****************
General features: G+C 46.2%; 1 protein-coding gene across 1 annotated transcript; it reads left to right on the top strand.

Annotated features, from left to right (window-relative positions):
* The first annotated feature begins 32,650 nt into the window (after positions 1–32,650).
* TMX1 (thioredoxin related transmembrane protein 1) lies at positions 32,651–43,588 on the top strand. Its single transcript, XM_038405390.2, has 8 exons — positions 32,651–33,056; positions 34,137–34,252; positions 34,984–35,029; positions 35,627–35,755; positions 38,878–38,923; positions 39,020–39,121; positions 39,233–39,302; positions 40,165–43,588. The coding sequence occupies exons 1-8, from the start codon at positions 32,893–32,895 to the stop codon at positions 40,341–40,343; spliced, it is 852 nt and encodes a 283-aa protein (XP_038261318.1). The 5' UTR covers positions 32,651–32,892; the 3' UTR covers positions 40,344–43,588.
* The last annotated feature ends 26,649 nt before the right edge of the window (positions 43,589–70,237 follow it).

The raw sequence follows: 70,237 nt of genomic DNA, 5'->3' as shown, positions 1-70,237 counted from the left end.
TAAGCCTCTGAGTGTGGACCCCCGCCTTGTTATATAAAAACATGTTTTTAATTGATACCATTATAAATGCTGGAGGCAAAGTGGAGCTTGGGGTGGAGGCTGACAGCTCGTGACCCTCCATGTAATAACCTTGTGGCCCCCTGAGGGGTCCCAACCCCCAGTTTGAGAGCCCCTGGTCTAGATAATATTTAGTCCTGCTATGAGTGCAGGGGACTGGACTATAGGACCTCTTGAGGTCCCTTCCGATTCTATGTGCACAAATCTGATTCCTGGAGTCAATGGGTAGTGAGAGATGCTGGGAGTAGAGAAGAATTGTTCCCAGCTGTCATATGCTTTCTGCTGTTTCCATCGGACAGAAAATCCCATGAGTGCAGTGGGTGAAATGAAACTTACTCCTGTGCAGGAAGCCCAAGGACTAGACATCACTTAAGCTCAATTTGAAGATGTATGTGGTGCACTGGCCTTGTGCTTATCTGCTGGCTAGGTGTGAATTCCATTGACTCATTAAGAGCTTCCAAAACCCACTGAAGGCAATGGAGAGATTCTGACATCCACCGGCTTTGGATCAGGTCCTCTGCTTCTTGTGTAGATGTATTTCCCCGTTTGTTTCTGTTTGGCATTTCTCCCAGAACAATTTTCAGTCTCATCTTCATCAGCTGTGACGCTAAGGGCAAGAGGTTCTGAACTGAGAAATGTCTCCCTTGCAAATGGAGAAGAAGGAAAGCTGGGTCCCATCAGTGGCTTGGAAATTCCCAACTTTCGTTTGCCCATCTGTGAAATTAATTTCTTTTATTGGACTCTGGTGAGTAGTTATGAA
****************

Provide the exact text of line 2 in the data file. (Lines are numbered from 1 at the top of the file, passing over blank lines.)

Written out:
Annotated features, from left to right (window-relative positions):